Prague, Czech Republic – As the number of new COVID-19 cases continues to reach new highs, the Czech government has ordered a near-full lockdown starting tomorrow.
The strict measures will go into effect from Thursday, October 22, at 6 am, until at least Tuesday, November 3 (the planned end date of the state of emergency).
What are the restrictions introduced?
Starting tomorrow, all non-essential shops will have to close down, with the exception of food and grocery stores, pharmacies and drugstores, while wholesalers will also be allowed to stay open. According to Health Minister Roman Prymula, the government doesn’t plan to set aside specific shopping hours for seniors over the age of 65, as it did in the spring.
Bars, cafes and restaurants have already been forced to close earlier this month.
The Czech government has also decided to re-introduce restrictions on the free movement of people in order to avoid all non-essential contact between residents: people will only be allowed to go out to go to work, to make essential purchases in stores that remain open, to make essential visits to family members or to go to the doctor.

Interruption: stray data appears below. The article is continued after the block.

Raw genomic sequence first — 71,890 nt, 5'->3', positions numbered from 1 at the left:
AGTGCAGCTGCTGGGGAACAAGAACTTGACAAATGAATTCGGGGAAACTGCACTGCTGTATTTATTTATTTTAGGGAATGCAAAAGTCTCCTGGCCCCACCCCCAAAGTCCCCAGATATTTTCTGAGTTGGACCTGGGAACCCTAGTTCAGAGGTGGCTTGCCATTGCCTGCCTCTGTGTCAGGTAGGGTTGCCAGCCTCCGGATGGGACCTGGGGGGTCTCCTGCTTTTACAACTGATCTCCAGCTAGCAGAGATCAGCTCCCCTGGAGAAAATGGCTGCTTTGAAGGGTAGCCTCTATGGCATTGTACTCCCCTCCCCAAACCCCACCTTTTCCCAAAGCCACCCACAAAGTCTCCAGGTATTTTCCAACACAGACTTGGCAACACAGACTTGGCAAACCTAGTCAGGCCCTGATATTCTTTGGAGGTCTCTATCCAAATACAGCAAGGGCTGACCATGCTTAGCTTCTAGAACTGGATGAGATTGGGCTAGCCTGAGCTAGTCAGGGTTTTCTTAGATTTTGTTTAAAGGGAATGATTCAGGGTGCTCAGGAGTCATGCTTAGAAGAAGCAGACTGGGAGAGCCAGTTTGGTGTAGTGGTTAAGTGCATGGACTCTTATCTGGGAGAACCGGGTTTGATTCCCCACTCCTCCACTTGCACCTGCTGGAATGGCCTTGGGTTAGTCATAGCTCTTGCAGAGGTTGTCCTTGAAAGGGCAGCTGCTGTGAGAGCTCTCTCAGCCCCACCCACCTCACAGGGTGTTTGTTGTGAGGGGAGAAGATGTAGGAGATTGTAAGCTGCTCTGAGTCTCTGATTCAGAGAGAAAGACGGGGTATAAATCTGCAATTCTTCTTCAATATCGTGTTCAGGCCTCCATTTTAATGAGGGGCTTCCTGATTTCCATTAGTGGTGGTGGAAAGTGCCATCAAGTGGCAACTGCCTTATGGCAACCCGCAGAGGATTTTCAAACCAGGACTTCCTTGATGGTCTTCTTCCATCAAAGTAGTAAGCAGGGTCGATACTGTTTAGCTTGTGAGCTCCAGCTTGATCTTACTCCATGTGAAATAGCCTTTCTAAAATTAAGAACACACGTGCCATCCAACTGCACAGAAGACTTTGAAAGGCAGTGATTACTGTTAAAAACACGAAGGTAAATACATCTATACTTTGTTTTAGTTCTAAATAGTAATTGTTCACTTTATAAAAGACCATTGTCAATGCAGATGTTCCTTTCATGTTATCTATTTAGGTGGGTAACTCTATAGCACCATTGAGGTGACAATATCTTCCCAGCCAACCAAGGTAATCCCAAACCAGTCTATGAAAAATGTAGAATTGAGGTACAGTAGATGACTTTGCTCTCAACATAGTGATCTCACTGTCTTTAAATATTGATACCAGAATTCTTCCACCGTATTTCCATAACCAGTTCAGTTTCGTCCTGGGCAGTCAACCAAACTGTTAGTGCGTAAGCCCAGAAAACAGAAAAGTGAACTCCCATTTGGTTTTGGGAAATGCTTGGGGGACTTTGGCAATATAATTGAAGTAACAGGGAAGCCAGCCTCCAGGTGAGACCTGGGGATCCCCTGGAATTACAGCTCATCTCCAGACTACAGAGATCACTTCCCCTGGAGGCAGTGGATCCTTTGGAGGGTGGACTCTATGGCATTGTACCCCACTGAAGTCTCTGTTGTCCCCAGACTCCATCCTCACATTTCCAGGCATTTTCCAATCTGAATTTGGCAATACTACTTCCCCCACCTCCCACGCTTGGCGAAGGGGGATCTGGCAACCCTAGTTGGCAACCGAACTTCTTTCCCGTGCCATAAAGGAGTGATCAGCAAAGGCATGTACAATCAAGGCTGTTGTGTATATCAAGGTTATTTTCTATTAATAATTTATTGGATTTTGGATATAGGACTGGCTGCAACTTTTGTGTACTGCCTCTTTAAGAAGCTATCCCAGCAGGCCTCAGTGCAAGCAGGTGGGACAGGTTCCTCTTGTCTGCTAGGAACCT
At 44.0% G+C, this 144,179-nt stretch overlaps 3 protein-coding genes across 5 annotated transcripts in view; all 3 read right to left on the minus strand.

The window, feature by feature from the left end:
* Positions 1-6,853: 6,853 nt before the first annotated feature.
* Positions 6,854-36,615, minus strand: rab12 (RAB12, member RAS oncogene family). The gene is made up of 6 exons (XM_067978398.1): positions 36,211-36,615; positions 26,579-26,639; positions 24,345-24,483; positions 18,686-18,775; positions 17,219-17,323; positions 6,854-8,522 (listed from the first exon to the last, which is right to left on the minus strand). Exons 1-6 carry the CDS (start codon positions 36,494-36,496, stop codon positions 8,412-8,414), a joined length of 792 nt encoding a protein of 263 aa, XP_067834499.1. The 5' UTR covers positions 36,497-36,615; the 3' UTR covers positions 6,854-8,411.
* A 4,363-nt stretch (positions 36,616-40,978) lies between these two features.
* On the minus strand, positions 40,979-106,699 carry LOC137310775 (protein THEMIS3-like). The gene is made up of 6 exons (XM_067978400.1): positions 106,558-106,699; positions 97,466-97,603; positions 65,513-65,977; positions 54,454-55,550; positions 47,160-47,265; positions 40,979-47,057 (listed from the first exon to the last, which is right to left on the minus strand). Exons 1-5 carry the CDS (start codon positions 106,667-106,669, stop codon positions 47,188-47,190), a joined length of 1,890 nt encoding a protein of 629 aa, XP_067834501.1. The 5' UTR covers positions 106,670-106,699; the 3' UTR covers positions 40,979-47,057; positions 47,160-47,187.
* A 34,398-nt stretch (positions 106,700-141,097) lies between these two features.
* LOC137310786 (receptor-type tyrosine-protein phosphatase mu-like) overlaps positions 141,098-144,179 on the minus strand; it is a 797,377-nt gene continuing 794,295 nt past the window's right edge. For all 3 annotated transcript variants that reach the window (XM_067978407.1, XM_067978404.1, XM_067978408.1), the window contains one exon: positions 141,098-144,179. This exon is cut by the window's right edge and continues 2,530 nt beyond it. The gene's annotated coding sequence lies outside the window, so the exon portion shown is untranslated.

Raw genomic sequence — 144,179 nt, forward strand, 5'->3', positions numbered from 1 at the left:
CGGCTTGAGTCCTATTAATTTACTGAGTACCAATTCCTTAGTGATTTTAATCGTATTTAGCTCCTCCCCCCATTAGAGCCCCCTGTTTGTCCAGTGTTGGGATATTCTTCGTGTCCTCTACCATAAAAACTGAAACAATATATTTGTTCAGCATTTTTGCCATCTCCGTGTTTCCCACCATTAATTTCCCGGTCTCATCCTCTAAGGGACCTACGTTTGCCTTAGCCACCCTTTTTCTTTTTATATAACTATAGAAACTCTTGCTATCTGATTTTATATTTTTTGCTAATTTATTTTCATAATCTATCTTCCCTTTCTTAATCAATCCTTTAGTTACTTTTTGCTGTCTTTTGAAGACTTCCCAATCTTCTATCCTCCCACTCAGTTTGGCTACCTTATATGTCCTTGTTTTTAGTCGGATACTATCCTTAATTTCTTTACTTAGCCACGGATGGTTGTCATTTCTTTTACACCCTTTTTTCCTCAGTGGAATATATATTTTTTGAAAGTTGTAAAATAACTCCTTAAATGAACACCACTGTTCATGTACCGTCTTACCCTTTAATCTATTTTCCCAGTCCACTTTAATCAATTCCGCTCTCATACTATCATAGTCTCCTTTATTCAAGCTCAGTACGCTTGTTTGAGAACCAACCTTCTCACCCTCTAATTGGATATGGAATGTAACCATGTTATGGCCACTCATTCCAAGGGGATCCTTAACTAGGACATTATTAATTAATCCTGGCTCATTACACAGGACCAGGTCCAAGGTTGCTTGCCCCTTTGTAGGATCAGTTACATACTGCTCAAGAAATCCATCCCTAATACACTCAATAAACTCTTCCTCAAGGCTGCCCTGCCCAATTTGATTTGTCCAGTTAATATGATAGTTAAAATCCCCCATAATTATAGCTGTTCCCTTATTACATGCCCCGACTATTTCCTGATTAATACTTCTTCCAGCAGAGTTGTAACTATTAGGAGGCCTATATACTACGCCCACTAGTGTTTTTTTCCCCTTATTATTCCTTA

People living in the Czech Republic are still allowed to go to parks or to travel to countryside cottages in groups of no more than 2 people (except for members of the same household).
The obligation to wear face-masks in public, including in the street, came into effect today.
No further restrictions on travels abroad or border closures have been announced.
Why is the Czech Republic going into lockdown?
While Prime Minister Andrej Babis and Minister of Health Roman Prymula avoided to use the term “lockdown” as much as possible, the measures introduced by the Czech government are somewhat similar to those introduced in the spring.
The epidemiological situation, however, is much more critical today than it was several months ago. Largely spared by the first wave of COVID-19, the Czech Republic now has the highest rate of new coronavirus infections in the EU. Nearly 12,000 additional cases were reported on Tuesday, an all-time high since the start of the epidemic.
According to PM Babis, the Czech healthcare system could collapse and reach saturation before mid-November without these restrictions. Some 4,000 people are currently hospitalized with the disease in Czech hospitals, and more than 600 of them are in serious condition.
Health Minister Prymula added that such measures were necessary as an important part of the population did not comply with the previous restrictions.